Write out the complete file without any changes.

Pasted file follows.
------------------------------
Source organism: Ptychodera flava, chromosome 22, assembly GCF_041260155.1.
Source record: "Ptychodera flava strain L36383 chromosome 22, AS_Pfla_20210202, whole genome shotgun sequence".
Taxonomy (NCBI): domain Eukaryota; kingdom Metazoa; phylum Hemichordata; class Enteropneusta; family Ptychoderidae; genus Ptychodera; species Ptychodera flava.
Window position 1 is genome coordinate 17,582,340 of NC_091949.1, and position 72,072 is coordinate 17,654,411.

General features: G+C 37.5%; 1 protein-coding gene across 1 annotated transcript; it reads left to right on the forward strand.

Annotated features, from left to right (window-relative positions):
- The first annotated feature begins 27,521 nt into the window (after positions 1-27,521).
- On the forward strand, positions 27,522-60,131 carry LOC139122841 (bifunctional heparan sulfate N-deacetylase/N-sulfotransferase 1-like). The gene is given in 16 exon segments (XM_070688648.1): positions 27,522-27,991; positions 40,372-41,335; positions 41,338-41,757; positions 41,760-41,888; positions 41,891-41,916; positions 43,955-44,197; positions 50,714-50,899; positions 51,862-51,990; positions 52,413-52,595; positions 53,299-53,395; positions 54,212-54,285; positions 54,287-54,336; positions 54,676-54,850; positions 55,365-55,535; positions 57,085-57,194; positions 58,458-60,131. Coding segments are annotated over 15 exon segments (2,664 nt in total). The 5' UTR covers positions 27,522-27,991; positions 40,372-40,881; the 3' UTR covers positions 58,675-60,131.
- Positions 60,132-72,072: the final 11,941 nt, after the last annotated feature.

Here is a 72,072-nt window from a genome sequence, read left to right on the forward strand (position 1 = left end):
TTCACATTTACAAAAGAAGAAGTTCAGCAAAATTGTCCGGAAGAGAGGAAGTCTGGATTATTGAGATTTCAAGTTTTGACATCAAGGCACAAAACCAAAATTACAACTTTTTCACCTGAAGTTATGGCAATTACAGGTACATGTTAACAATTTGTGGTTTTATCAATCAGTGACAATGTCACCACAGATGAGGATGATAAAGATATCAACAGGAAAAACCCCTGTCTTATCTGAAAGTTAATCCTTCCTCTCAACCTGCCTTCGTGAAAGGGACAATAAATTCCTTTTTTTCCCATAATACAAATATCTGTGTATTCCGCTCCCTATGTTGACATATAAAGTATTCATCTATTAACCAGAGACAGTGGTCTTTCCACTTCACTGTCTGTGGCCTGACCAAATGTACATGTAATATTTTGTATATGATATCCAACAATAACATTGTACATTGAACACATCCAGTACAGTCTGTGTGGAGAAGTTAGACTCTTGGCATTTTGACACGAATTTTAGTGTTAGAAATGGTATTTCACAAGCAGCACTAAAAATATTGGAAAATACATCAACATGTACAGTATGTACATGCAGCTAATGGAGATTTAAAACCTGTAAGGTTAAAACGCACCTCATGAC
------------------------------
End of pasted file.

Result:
Source organism: Ptychodera flava, chromosome 22, assembly GCF_041260155.1.
Source record: "Ptychodera flava strain L36383 chromosome 22, AS_Pfla_20210202, whole genome shotgun sequence".
Taxonomy (NCBI): domain Eukaryota; kingdom Metazoa; phylum Hemichordata; class Enteropneusta; family Ptychoderidae; genus Ptychodera; species Ptychodera flava.
Window position 1 is genome coordinate 17,582,340 of NC_091949.1, and position 72,072 is coordinate 17,654,411.

General features: G+C 37.5%; 1 protein-coding gene across 1 annotated transcript; it reads left to right on the forward strand.

Annotated features, from left to right (window-relative positions):
- The first annotated feature begins 27,521 nt into the window (after positions 1-27,521).
- On the forward strand, positions 27,522-60,131 carry LOC139122841 (bifunctional heparan sulfate N-deacetylase/N-sulfotransferase 1-like). The gene is given in 16 exon segments (XM_070688648.1): positions 27,522-27,991; positions 40,372-41,335; positions 41,338-41,757; positions 41,760-41,888; positions 41,891-41,916; positions 43,955-44,197; positions 50,714-50,899; positions 51,862-51,990; positions 52,413-52,595; positions 53,299-53,395; positions 54,212-54,285; positions 54,287-54,336; positions 54,676-54,850; positions 55,365-55,535; positions 57,085-57,194; positions 58,458-60,131. Coding segments are annotated over 15 exon segments (2,664 nt in total). The 5' UTR covers positions 27,522-27,991; positions 40,372-40,881; the 3' UTR covers positions 58,675-60,131.
- Positions 60,132-72,072: the final 11,941 nt, after the last annotated feature.

Here is a 72,072-nt window from a genome sequence, read left to right on the forward strand (position 1 = left end):
TTCACATTTACAAAAGAAGAAGTTCAGCAAAATTGTCCGGAAGAGAGGAAGTCTGGATTATTGAGATTTCAAGTTTTGACATCAAGGCACAAAACCAAAATTACAACTTTTTCACCTGAAGTTATGGCAATTACAGGTACATGTTAACAATTTGTGGTTTTATCAATCAGTGACAATGTCACCACAGATGAGGATGATAAAGATATCAACAGGAAAAACCCCTGTCTTATCTGAAAGTTAATCCTTCCTCTCAACCTGCCTTCGTGAAAGGGACAATAAATTCCTTTTTTTCCCATAATACAAATATCTGTGTATTCCGCTCCCTATGTTGACATATAAAGTATTCATCTATTAACCAGAGACAGTGGTCTTTCCACTTCACTGTCTGTGGCCTGACCAAATGTACATGTAATATTTTGTATATGATATCCAACAATAACATTGTACATTGAACACATCCAGTACAGTCTGTGTGGAGAAGTTAGACTCTTGGCATTTTGACACGAATTTTAGTGTTAGAAATGGTATTTCACAAGCAGCACTAAAAATATTGGAAAATACATCAACATGTACAGTATGTACATGCAGCTAATGGAGATTTAAAACCTGTAAGGTTAAAACGCACCTCATGAC